A.M.  Costa Rica
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San José, Costa Rica 
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Even paradise has its problems
This column was published Nov. 29

I was talking with my new friend, Willa. We were sitting in her car which was gridlocked with other cars somewhere near the toll booth on the autopista. Willa was talking through a white doctor’s mask. I was talking from behind my hand. 

Both of us were trying not to breathe in too much of the fumes from the cars. Her Tico driver, Olman, seemed immune. Willa is terrified of driving in the city, so she hires Olman to drive her places. He is one of those rare drivers who doesn’t think his passengers must lurch at every turn and stop to appreciate his driving.

The subject of our conversation was life in Costa Rica, which also included how to understand Ticos. We were in agreement that it was the duty of expats in whatever country they had chosen to learn to adapt to the customs of that country. We also agreed that wasn’t always easy to do. It is my contention that because Costa Ricans look a lot like Americans (many of both of our ancestors come from Europe), we make the erroneous assumption that they think and act like us. That is where the trouble begins. 

Some people will argue that in the final analysis, we are all alike, world over, because people want the same thing: love, security, understanding, peace, etc., the really important things in life. My response is: Perhaps, but the routes we take to get what we want are often very different, and this can be what causes misunderstandings and hostility. It is the journey we must pay attention to.

Willa’s comment that living in Costa Rica was very stressful surprised me. It is the last adjective I would use describing life here in peaceful Costa Rica. Then she pointed out that peaceful is not necessarily synonymous with quiet. The noise level here is far greater than that in the States. That, I admitted, is true.

If it is not the barking dogs, its the car alarm that goes on all night, And if not the alarm, it is the booming music. And in San Jose, the street venders are calling out their wares over the honking horns and other traffic noises.

I won’t even go into the noises in the country. I am getting used to it. But we both have earplugs.

Living in Costa Rica

. . .Where the living is good

By Jo Stuart

Willa was lamenting the fact that she no longer can tell whether the person she is dealing with is being helpful and sincere or setting her up. Willa builds houses. My solution to many possible pitfalls is to own nothing and to not carry on a complicated business. She has also been through the classical experience of having someone not call to confirm a tentative meeting as agreed upon. Then have the person simply show up. When she gently reprimanded him, he didn’t respond by apologizing (as expected in the States); he just seemed hurt, or maybe insulted. She couldn’t be sure.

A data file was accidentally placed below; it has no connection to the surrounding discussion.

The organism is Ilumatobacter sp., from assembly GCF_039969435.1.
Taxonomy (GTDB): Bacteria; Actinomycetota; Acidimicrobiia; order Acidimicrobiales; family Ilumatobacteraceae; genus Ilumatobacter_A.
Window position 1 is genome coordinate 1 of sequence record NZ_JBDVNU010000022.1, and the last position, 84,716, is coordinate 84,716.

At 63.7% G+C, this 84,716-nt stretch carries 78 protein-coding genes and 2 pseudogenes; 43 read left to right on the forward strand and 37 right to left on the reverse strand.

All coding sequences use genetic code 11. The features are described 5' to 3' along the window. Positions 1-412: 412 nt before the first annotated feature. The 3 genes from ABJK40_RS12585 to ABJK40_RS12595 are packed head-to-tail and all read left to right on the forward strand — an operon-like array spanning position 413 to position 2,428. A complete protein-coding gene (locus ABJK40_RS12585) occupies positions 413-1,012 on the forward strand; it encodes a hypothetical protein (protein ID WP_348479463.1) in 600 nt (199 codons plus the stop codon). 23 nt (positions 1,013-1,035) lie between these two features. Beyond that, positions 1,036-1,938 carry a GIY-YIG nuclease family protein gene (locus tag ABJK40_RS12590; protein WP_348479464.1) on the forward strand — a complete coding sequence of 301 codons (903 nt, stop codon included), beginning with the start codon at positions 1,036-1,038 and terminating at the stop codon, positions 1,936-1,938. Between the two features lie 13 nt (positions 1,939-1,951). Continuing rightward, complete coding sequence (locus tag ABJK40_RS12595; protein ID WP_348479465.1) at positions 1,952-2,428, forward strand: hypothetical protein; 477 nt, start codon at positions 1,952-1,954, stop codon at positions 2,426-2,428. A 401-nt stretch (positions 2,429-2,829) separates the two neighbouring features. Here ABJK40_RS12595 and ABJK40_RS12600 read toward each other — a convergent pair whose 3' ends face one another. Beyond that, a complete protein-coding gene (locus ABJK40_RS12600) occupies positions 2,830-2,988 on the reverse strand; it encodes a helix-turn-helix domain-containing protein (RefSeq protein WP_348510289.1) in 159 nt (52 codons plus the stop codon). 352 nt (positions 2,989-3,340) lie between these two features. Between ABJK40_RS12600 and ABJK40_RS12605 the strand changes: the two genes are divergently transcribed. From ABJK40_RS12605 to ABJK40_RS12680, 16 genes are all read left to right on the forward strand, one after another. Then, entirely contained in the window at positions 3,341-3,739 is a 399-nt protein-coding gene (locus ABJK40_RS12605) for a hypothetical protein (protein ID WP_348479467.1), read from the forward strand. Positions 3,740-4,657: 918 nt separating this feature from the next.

I told her about the couple (the story was told to me first hand) who invited a Costa Rican couple to dinner at 7 on Friday night. They, of course, were ready by 7 but their guests did not arrive. By 9 p.m. they still had not arrived nor had they called, so the would-be hosts decided to eat. The next evening, they were eating the leftovers when their doorbell rang. It was the Tico couple with a mother-in-law in tow. 

“Oh, dear,” said the hostess. “Our invitation was for last night.” 

“We know,” replied the Tico guest, “But my mother arrived unexpectedly last night and we couldn’t make it. So we decided to come tonight, and bring her!” (like wasn’t that a good idea!) 

The American hosts, needless to say, were nonplussed.

We both finally agreed that an important thing to remember (especially as you are saying to yourself for the 10th time “That doesn’t make sense.”) is that there is logic and there is logic. Not everybody comes to the same conclusion by the same steps. And the cultures that have a different logic from your culture, have managed to exist just as long.

We also agreed that in spite of everything, this Thanksgiving we were thankful to be here.

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